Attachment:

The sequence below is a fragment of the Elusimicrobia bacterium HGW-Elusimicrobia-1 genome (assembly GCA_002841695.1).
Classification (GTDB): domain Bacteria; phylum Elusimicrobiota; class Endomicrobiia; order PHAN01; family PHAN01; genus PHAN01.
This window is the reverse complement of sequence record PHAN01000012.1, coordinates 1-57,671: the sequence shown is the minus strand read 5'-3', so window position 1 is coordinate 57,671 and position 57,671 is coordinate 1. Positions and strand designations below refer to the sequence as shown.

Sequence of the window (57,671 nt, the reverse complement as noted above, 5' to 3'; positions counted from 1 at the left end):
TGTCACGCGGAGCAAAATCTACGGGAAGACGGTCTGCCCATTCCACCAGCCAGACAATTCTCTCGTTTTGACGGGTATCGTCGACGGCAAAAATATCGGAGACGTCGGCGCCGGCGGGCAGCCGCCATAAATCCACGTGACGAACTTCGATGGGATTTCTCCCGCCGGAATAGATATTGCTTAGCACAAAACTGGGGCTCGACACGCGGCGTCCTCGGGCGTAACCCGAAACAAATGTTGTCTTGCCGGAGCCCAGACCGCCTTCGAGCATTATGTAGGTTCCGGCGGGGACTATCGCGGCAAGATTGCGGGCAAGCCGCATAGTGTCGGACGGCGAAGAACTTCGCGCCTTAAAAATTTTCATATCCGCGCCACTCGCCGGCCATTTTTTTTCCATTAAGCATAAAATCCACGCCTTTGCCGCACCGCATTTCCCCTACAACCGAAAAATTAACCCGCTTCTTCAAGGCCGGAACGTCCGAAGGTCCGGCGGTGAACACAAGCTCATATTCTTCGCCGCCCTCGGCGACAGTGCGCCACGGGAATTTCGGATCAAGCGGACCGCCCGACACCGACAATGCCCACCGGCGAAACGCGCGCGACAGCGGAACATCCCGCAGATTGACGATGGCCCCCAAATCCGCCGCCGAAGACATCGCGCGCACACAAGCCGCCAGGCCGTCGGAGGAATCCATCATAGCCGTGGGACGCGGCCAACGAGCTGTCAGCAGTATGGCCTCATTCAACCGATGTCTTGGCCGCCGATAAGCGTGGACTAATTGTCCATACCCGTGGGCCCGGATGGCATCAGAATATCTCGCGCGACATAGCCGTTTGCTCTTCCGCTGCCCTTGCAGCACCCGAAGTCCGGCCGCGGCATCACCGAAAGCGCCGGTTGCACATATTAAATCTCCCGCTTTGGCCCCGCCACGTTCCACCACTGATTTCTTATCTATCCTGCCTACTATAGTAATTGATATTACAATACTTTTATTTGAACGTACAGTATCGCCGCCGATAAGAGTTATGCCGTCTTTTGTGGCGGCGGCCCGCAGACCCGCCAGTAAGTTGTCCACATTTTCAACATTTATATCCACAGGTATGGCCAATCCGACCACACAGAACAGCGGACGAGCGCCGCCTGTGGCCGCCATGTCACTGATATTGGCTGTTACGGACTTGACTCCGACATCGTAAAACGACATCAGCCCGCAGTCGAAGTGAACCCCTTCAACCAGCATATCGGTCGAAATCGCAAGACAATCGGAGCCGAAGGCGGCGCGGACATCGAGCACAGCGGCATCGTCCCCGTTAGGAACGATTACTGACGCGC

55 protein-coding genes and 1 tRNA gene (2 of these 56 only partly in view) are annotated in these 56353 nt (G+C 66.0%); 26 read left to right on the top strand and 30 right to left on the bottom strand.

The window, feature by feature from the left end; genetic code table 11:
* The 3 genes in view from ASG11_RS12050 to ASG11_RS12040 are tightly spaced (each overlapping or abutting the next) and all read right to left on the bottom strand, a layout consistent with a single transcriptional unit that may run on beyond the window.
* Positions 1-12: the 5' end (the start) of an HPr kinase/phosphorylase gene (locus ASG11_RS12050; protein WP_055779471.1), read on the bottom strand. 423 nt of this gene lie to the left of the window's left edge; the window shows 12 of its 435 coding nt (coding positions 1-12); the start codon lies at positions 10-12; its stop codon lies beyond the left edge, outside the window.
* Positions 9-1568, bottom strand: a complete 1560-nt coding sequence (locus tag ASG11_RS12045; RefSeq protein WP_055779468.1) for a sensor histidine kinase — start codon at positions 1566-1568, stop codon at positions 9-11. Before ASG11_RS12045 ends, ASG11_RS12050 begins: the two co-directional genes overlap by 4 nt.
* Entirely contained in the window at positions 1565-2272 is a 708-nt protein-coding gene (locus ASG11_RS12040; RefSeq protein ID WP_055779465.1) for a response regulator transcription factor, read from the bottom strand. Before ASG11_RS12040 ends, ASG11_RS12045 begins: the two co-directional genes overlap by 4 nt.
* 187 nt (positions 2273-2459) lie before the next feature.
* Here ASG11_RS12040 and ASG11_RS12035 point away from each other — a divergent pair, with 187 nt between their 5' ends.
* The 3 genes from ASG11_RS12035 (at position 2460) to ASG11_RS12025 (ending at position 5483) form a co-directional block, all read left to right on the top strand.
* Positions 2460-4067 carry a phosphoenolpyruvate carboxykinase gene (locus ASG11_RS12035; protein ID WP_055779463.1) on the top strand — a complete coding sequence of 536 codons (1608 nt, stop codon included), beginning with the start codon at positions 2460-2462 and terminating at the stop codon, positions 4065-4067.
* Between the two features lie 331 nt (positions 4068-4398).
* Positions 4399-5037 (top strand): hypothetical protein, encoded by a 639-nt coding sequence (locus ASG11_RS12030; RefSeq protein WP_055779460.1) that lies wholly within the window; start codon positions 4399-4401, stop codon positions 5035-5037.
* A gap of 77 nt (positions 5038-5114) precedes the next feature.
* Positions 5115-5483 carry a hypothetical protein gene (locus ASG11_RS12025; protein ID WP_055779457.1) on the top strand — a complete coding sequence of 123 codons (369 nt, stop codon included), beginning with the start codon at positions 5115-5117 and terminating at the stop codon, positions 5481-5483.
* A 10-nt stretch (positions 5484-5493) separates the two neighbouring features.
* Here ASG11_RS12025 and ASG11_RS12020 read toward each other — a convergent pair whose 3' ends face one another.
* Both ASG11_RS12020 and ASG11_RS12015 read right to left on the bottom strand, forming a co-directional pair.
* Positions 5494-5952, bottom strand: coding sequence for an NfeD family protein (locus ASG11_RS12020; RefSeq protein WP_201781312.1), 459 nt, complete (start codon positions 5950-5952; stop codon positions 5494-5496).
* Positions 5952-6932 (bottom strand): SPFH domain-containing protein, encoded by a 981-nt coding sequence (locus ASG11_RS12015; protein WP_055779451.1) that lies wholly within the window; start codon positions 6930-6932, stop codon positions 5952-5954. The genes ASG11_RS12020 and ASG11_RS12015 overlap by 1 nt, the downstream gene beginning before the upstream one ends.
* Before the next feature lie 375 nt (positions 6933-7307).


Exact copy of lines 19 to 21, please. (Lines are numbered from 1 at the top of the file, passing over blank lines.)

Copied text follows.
* Positions 5115-5483 carry a hypothetical protein gene (locus ASG11_RS12025; protein ID WP_055779457.1) on the top strand — a complete coding sequence of 123 codons (369 nt, stop codon included), beginning with the start codon at positions 5115-5117 and terminating at the stop codon, positions 5481-5483.
* A 10-nt stretch (positions 5484-5493) separates the two neighbouring features.
* Here ASG11_RS12025 and ASG11_RS12020 read toward each other — a convergent pair whose 3' ends face one another.